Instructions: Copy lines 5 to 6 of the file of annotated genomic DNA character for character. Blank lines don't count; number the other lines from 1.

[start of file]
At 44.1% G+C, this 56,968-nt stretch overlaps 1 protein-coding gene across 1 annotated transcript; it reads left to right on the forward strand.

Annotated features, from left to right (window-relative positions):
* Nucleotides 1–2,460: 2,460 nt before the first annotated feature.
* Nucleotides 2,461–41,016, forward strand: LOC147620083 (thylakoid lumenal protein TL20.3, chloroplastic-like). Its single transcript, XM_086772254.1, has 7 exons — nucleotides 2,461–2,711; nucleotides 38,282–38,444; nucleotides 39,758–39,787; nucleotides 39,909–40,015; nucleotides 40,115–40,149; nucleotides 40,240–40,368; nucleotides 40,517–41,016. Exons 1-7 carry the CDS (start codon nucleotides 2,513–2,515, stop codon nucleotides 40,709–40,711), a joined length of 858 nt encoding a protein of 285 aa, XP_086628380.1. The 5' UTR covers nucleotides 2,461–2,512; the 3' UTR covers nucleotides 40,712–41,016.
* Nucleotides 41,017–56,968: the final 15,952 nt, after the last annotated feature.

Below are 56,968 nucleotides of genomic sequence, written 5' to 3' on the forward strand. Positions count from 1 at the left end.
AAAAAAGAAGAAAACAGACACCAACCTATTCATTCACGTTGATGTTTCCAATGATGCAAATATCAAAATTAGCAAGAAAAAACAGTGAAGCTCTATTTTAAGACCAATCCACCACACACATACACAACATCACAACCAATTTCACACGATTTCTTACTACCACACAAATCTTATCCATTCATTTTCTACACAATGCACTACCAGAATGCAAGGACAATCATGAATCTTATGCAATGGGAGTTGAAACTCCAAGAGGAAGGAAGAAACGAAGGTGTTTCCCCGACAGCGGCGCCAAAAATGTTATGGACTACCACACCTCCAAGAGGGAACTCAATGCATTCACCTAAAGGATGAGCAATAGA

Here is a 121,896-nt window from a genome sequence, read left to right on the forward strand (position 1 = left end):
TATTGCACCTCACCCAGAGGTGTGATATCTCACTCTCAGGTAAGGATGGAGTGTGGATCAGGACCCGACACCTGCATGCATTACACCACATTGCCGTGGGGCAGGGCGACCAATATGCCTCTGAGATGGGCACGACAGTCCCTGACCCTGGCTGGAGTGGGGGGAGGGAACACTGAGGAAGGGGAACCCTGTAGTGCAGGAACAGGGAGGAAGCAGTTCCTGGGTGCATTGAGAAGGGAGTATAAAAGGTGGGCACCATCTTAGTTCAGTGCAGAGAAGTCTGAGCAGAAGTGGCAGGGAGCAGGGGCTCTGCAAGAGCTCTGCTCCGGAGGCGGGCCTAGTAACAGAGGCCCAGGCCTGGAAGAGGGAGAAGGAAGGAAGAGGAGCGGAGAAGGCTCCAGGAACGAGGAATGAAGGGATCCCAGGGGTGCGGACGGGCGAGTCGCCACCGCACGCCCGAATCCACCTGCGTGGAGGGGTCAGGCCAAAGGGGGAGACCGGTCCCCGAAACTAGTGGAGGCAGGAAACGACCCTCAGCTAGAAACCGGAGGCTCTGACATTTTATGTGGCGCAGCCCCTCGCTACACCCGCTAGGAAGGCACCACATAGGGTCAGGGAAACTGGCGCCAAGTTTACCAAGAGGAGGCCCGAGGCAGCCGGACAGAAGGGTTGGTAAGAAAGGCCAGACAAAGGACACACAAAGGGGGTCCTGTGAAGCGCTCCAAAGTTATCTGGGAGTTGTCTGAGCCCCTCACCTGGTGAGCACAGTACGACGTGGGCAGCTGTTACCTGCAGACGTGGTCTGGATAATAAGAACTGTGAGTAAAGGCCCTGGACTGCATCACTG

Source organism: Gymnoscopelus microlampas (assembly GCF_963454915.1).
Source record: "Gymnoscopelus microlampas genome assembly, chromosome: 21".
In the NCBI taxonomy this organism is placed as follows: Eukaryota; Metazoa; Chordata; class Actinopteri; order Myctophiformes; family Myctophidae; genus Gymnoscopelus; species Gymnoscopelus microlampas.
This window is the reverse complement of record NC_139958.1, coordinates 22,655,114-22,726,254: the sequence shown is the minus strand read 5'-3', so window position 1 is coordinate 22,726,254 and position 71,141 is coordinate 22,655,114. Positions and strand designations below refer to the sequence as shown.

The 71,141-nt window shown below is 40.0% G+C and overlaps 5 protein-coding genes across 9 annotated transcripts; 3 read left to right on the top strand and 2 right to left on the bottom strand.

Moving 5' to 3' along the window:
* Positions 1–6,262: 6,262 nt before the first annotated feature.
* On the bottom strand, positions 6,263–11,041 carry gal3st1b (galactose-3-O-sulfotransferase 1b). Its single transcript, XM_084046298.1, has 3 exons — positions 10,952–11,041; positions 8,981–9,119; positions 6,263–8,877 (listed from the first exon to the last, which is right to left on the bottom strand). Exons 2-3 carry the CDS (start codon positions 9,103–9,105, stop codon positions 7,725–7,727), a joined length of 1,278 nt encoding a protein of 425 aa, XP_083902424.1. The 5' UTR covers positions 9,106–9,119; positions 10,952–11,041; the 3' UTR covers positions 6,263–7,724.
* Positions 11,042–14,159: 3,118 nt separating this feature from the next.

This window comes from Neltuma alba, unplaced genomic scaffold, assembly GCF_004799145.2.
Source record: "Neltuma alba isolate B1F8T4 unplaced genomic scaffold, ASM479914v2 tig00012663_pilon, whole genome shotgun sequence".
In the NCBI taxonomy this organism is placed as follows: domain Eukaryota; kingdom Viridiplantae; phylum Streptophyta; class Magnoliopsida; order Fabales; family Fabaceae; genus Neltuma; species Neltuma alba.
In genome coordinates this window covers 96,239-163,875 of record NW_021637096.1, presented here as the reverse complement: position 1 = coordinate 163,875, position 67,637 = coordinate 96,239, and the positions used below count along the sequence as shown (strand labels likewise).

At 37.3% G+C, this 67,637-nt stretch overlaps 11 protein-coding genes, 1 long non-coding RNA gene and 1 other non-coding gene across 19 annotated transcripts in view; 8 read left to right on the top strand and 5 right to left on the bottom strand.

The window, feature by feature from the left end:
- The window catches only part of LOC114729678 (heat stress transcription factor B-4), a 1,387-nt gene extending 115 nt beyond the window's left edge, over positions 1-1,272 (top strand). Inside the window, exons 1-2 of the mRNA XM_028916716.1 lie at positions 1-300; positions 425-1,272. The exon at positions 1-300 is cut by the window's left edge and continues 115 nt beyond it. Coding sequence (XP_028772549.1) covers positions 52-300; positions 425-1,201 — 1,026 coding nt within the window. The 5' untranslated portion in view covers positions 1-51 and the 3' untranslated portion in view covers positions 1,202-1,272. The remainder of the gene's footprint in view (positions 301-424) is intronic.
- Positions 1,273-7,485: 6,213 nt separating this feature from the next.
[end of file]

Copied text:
* Nucleotides 41,017–56,968: the final 15,952 nt, after the last annotated feature.

Below are 56,968 nucleotides of genomic sequence, written 5' to 3' on the forward strand. Positions count from 1 at the left end.